On chest x-ray (Fig. 1), bilateral shaggy multiple pulmonary nodular densities, of various dimensions, producing confluent infiltrates were seen scattered in the middle and lower lung fields. There was no hilar enlargement or pleural effusion. On CT scanning (Fig. 2), multiple confluent nodules were seen in both upper lobes and in the right middle lobe. Ill-defined areas of consolidation were visible in both lower lobes. Opacified normally branching vessels were clearly visible within the low relative attenuation of consolidations.
Four months later repeat chest x-rays (Fig. 3) demonstrated grouping of "acinar" shadows, with increased lung infiltration and one year after initial presentation chest x-rays (Fig. 4) demonstrated considerable advance of the disease with extensive infiltrative lesions, in both lower and middle lung fields.
CT scans taken one year after initial presentation (Fig. 5) showed an increase in number and dimension of shadows throughout both lungs with radiolucencies in some of the nodules. There was no lymph node involvement or pleural effusion.
A chest x-ray (Fig. 6) taken 14 months after initial presentation showed diffuse bilateral involvement with fluffy, extensive confluent infiltrates bilaterally.
Potential cells of origin are mucin-secreting bronchial epithelial cells, non-ciliated secretory bronchiolar cells, and type 2 alveolar epithelial cells. Two general gross pathologic types are described: a tumour-like or nodular form and a diffuse form. The first form tends to remain localised and has an excellent prognosis after resection, while the second form represents an aggressive malignancy with poor prognosis regardless of surgery.
Radiographically, BAC may have one of the following three patterns: solitary nodule or mass, localised area of parenchymal consolidation and multicentric or diffuse disease. X-ray films, in the first pattern, may show a non-specific peripheral well-circumscribed coin lesion, occasionally producing puckering of the pleura. Irregular margins are present in 73% of cases. This lesion often grows very slowly and can be relatively stable for as long as 5-10 years. Air bronchogram or pseudocavitation due to dilatation of intact air spaces from desmoplastic reaction, bronchiectasis and focal emphysema may be present in 60% of cases. In the second pattern, when the disease occurs locally, a lung segment or an entire lobe may become consolidated, resembling pneumonia. Alternatively, in the third pattern, when there is bronchogenic spread of the disease, a multinodular pattern, resembling haematogenous metastases, can be seen. Air-space consolidation due to mucous secretion may affect both lungs. Hilar and mediastinal lymph node involvement has been observed in 18% of patients. Pleural effusion is present in 8-10% of cases. True cavitations in BAC are uncommon and have been observed in 7% of cases. In conclusion, radiographically, the disease may resemble pyogenic or granulomatous inflammation, vascular, or tumoral disease.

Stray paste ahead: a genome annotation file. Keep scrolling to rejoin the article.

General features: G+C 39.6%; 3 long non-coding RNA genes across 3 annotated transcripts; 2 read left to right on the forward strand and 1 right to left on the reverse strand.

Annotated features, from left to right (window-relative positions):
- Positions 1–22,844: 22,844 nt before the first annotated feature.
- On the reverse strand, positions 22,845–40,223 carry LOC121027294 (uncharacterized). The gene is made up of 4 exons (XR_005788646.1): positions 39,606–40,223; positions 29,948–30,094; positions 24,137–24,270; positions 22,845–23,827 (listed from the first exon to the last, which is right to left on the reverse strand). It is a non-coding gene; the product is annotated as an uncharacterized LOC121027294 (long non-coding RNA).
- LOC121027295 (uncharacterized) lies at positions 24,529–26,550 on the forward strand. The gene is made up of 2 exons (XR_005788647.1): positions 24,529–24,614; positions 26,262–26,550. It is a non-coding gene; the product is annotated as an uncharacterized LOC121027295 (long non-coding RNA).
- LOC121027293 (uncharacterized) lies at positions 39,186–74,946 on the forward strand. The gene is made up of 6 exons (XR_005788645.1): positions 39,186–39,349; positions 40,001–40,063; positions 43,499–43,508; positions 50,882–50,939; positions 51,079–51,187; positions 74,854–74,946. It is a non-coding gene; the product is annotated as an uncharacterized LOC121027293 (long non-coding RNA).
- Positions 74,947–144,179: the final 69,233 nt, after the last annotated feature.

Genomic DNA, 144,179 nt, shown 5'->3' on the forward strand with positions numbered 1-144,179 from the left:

Cytological examination of the sputum leads to the correct diagnosis in only about one-third of cases. Final diagnosis of the disease is based on histological examination of tissue obtained by transbronchial or open lung biopsy.
The condition of this patient was further aggravated despite the fact that adequate treatment was provided immediately after specific diagnosis. This report shows the radiological findings over 14 months in a case of BAC of the lung with no adenocarcinoma elsewhere in the body.
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